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for three months. He was probably overworked and solitary. The Scottish students were regarded with dislike at Oxford, and the only friend mentioned is John Douglas (1721–1807) [q. v.], also a Fifeshire man, and afterwards bishop of Salisbury. Smith returned to Kirkcaldy in 1746. He was acquainted with Henry Home, lord Kames [q. v.], and, at Kames's suggestion, gave a course of lectures upon English literature in 1748–9. These were afterwards burnt by his own direction; but they had been seen by Hugh Blair [q. v.], who acknowledges in his own lectures that he had taken ‘some ideas’ from them, and was thought to have taken them too freely. Smith, as appears from various allusions in his writings, held the ordinary opinions of the leading critics of his time. He preferred Racine to Shakespeare, and specially admired Swift, Dryden, Pope, and Gray. He told a contributor to the ‘Bee’ that he had never been able to make a rhyme, but could compose blank verse ‘as fast as he could speak.’ He naturally shared Johnson's contempt for blank verse. When Boswell reported this coincidence, Johnson replied, ‘Had I known that he loved rhyme so much … I should have hugged him.’ Smith probably edited the edition of the poems of William Hamilton (1704–1754) [q. v.] of Bangour, published at this time (Rae, pp. 49–51). Smith repeated his literary lectures for three winters, and gave also some lectures upon economic topics. These are known only from a quotation by Dugald Stewart, which shows that he was strongly opposed to government interference with ‘the natural course of things.’ Smith appears to have made 100l. by a course of lectures (Burton, Hume, ii. 46), and his reputation presumably led to his unanimous election to the chair of logic at Glasgow on 9 Jan. 1751. He began his official lectures in October. They were chiefly devoted to ‘rhetoric and belles-lettres.’ He also acted as substitute for Craigie, the professor of moral philosophy, who was sent to Lisbon for his health, and died in the following November. Upon Craigie's death, Smith was transferred to the chair of moral philosophy (29 April 1752). He was supported by his friend William Cullen [q. v.], also professor at Glasgow, and both of them desired that David Hume might succeed to the chair of logic; but Smith admits that this would be against public opinion. Smith's new professorship seems to have been superior in point of money to the old one. There was an endowment of about 70l. a year; the fees amounted to about 100l.; and Smith had a house in the college, where his mother and his cousin, Jane Douglas, lived with him. He moved to two other houses in succession during his professorship; but they were demolished with the old college buildings.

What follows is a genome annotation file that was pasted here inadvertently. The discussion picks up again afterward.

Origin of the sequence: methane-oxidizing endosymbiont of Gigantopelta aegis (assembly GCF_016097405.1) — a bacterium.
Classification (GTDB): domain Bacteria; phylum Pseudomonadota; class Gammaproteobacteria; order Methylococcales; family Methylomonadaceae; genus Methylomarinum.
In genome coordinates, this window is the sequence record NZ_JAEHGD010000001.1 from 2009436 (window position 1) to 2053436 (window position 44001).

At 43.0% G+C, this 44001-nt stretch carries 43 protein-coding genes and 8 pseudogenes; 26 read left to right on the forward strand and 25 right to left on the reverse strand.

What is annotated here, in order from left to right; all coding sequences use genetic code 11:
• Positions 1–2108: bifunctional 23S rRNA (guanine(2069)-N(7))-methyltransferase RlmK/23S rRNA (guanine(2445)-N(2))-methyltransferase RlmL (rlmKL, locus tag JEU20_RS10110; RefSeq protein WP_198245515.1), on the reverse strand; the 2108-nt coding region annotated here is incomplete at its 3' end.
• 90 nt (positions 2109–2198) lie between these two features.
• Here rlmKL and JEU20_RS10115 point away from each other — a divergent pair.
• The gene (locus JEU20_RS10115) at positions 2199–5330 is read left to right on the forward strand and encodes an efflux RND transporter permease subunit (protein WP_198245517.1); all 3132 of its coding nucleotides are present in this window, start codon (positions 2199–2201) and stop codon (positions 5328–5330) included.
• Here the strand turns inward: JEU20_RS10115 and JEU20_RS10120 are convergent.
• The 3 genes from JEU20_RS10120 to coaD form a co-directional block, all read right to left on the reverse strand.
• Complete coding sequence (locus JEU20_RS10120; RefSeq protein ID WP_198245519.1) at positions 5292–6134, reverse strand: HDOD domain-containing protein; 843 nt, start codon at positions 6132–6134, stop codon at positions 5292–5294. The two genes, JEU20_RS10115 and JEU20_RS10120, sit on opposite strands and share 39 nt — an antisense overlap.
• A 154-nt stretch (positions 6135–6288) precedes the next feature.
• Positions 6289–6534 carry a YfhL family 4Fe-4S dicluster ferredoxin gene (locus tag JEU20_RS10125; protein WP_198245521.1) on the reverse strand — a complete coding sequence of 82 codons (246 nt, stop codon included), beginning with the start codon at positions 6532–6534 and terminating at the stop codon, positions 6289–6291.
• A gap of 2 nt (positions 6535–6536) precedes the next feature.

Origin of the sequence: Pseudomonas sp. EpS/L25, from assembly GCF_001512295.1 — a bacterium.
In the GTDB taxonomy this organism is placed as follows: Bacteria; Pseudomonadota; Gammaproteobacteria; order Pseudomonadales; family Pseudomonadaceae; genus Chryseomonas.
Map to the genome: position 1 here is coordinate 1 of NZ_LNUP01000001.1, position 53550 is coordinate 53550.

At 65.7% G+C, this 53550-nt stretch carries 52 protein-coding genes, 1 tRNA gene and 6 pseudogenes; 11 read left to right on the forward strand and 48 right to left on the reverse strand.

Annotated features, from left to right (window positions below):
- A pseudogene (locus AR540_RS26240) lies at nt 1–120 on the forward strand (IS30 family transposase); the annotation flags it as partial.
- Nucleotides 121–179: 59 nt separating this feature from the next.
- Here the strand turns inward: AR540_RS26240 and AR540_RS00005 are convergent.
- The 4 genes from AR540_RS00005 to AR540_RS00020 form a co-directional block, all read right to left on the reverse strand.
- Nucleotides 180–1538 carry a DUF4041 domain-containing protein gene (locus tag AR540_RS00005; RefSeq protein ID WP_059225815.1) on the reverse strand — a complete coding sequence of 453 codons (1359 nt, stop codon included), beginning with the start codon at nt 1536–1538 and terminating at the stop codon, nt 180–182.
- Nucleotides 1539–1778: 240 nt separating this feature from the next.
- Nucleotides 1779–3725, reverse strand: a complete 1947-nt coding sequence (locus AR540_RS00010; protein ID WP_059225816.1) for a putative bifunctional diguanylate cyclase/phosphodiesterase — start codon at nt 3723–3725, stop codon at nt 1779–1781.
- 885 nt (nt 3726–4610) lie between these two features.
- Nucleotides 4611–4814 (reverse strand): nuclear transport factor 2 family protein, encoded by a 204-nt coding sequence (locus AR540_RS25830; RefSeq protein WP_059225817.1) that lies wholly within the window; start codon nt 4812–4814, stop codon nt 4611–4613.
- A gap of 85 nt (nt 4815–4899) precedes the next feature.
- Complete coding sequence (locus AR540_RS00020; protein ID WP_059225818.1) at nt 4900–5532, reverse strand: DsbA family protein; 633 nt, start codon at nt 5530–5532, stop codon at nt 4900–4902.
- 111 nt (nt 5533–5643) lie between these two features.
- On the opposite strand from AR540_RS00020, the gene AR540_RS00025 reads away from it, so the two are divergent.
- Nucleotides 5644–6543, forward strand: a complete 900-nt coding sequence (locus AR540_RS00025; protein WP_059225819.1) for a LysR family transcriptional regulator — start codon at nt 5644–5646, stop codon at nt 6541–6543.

There were some three hundred students in the college, of whom about eighty or ninety attended the moral philosophy class. Most of them were preparing for the ministry, and about a third were Irish presbyterians. Smith gave lectures during the session at 7.30 A.M., followed by an ‘examination’ at eleven, besides some private lectures. John Millar (1735–1801) [q. v.] describes his course to Dugald Stewart. It included four topics: natural theology, ethics, containing the substance of his ‘Moral Sentiments,’ the theory of those political institutions which are founded upon ‘justice,’ that is, of jurisprudence, a treatise upon which is promised, though it was never completed, at the end of the ‘Moral Sentiments;’ and of the political institutions founded upon ‘expediency,’ a topic which corresponds to the ‘Wealth of Nations.’ Millar says that his manner, ‘though not graceful, was plain and unaffected;’ that he spoke at first with hesitation, but warmed up as he proceeded, especially when in view of possible controversy, and then spoke with great animation and power of illustration. He used, according to the elder Alison (Sinclair, Old Times and Distant Places, p. 9), to watch some particular student of expressive countenance, and be guided by such hearer's attentiveness or listlessness. The lectures became famous, especially after Smith's publication of the ‘Moral Sentiments.’ Lord Shelburne sent his younger brother Thomas to study under Smith, and Voltaire's friend, Theodore Tronchin, a physician at Geneva, sent a son for the same purpose in 1761.

Smith, as Mr. Rae shows from the college records, took a very active part in business during his professorship. He was employed to conduct various legal matters, such as a controversy with Balliol over the Snell exhibitions. He was ‘quæstor’ or treasurer from 1758 to 1764, and curator of the chambers let to students; he was dean of faculty from 1760 to 1762; and in 1762 was appointed vice-rector, in which capacity he had to preside over all college meetings. The number of quarrels among the professors, of which Reid complains upon succeeding Smith, shows that this position was no sinecure. Smith was a patron of James Watt, who was enabled by the college to set up as mathematical-instrument maker in Glasgow in spite of the trade privileges of the town; he advised Robert Foulis [q. v.] when start-